It took me longer than I had planned to get around to this second book in the Winternight Trilogy, following The Bear and the Nightingale, but after this one, I’m going to dive right in to the final book!!
TITLE: The Girl in the Tower
SYNOPSIS: After fleeing her rural home amid accusations of witchcraft, Vasilia Petrovna sets out into medieval Rus’ to become a traveler with the help of a powerful winter god, Morozko. Rather than give up her freedom and either marry or become a nun, she chooses to dress like a man and see the world with her magnificent horse, Solovey. However, when Vasya stumbles across a series of burned and raided villages and decides to help their surviving inhabitants, her path soon intersects with those of people who know her—and her hidden identity. Vasya must find a way to confront the shadowy threat menacing the Russian people, while also preserving her disguise, at the risk of being trapped back into the life of a girl without freedom.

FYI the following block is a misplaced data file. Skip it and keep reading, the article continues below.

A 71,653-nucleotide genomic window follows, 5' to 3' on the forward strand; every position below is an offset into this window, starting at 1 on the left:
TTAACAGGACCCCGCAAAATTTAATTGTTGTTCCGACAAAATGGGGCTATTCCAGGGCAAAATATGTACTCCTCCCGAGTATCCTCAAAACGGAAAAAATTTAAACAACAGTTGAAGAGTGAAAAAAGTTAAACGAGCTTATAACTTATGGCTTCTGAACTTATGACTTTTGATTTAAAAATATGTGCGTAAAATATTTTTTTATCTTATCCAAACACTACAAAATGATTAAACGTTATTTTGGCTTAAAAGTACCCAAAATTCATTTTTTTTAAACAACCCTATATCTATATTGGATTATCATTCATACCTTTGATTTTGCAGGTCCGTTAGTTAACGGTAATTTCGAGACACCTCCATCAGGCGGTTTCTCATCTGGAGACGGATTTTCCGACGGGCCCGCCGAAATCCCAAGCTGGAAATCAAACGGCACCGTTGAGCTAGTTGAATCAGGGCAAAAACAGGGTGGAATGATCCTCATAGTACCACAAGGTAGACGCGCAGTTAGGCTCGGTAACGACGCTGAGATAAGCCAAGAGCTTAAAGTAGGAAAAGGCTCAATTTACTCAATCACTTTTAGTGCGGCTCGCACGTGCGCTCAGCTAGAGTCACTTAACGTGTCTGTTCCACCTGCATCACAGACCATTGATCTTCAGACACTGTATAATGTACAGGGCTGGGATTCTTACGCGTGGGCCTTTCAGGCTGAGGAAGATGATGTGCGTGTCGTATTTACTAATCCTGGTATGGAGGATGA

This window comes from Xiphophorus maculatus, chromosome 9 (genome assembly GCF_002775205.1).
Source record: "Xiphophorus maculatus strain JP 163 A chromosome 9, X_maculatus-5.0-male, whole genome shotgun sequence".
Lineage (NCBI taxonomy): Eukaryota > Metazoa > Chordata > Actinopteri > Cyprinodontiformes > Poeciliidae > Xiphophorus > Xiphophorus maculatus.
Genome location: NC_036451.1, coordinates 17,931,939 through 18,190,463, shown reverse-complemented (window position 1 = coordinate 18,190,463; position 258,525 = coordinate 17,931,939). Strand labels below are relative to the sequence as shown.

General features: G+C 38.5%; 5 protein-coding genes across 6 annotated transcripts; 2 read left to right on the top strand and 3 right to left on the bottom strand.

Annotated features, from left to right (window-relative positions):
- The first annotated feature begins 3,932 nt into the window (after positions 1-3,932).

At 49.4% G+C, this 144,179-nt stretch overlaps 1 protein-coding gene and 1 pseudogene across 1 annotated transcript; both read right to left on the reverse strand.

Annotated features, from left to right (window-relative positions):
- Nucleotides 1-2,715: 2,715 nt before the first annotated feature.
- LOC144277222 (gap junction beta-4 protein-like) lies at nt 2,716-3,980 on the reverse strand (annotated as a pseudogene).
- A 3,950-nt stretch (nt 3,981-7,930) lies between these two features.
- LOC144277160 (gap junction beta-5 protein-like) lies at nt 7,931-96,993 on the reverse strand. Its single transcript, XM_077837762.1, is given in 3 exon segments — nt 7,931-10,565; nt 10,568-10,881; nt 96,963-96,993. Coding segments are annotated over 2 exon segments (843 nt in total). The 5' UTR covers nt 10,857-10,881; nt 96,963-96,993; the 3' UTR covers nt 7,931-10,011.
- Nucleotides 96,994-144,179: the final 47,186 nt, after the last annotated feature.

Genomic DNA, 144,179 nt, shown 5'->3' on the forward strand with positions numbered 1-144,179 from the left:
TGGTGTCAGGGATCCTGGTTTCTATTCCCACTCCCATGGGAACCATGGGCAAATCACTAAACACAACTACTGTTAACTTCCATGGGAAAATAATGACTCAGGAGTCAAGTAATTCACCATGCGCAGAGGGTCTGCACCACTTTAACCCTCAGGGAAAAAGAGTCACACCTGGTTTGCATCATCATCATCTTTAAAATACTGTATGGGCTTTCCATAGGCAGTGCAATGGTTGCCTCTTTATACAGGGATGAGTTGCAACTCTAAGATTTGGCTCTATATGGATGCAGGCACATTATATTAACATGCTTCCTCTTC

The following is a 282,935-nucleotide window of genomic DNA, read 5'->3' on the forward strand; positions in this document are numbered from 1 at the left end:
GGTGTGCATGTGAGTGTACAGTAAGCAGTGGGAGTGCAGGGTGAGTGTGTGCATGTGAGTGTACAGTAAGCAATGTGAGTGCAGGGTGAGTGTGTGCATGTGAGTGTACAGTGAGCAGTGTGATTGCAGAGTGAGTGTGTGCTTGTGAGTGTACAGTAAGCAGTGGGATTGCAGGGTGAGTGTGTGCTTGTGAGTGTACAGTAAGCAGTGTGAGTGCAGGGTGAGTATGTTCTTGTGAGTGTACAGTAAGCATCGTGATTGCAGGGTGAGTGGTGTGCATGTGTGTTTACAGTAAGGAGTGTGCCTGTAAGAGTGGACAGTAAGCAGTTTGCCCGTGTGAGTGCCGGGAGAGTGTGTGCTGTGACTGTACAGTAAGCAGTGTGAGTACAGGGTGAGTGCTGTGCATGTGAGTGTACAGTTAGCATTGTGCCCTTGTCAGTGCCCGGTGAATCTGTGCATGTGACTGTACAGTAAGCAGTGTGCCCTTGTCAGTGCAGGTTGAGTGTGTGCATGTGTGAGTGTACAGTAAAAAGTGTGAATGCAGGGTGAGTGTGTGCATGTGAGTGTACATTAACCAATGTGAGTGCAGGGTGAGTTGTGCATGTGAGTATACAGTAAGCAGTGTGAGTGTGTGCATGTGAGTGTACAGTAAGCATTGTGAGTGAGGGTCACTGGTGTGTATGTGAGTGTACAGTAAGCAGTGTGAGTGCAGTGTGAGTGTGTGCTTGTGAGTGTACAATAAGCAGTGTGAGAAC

THOUGHTS: This second novel in the #Winternight trilogy had many of the same elements I loved about the first: the rich historical backdrop that actually affects the plot, the stirring emotional moments, the romance, the high-spirited heroine. The plot is high-stakes, the writing very readable. I’m not sure I was quite as deeply enthralled as I was by The Bear And The Nightingale and the book could admittedly be a bit predictable, but nonetheless I quite enjoyed it. Again, Arden does a great job of using the historical setting and women’s limited freedoms in the context to set up Vasya’s conflicts: as a highborn woman, she is meant to live in the terem, a silent, segregated tower; but, as a brave and adventurous girl, she is unsuited to this life, and thus her problems ensue. Overall, this historical fantasy trilogy is a fun, easy read.